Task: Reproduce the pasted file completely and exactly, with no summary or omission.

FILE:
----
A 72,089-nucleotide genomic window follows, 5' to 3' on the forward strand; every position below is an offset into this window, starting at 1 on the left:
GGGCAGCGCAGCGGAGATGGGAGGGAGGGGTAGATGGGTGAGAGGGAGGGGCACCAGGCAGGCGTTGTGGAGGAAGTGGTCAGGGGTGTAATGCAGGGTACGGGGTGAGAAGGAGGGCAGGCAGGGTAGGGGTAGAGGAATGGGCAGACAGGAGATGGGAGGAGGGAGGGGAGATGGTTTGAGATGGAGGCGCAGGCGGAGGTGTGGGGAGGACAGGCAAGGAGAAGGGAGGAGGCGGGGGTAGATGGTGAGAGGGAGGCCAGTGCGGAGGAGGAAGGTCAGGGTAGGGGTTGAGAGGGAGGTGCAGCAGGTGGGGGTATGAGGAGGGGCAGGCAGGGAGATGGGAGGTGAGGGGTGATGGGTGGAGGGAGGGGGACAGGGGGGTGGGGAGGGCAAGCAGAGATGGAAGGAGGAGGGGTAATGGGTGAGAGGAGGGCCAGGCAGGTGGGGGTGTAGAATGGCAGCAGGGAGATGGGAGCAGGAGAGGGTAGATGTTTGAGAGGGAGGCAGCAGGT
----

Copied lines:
A 72,089-nucleotide genomic window follows, 5' to 3' on the forward strand; every position below is an offset into this window, starting at 1 on the left:
GGGCAGCGCAGCGGAGATGGGAGGGAGGGGTAGATGGGTGAGAGGGAGGGGCACCAGGCAGGCGTTGTGGAGGAAGTGGTCAGGGGTGTAATGCAGGGTACGGGGTGAGAAGGAGGGCAGGCAGGGTAGGGGTAGAGGAATGGGCAGACAGGAGATGGGAGGAGGGAGGGGAGATGGTTTGAGATGGAGGCGCAGGCGGAGGTGTGGGGAGGACAGGCAAGGAGAAGGGAGGAGGCGGGGGTAGATGGTGAGAGGGAGGCCAGTGCGGAGGAGGAAGGTCAGGGTAGGGGTTGAGAGGGAGGTGCAGCAGGTGGGGGTATGAGGAGGGGCAGGCAGGGAGATGGGAGGTGAGGGGTGATGGGTGGAGGGAGGGGGACAGGGGGGTGGGGAGGGCAAGCAGAGATGGAAGGAGGAGGGGTAATGGGTGAGAGGAGGGCCAGGCAGGTGGGGGTGTAGAATGGCAGCAGGGAGATGGGAGCAGGAGAGGGTAGATGTTTGAGAGGGAGGCAGCAGGT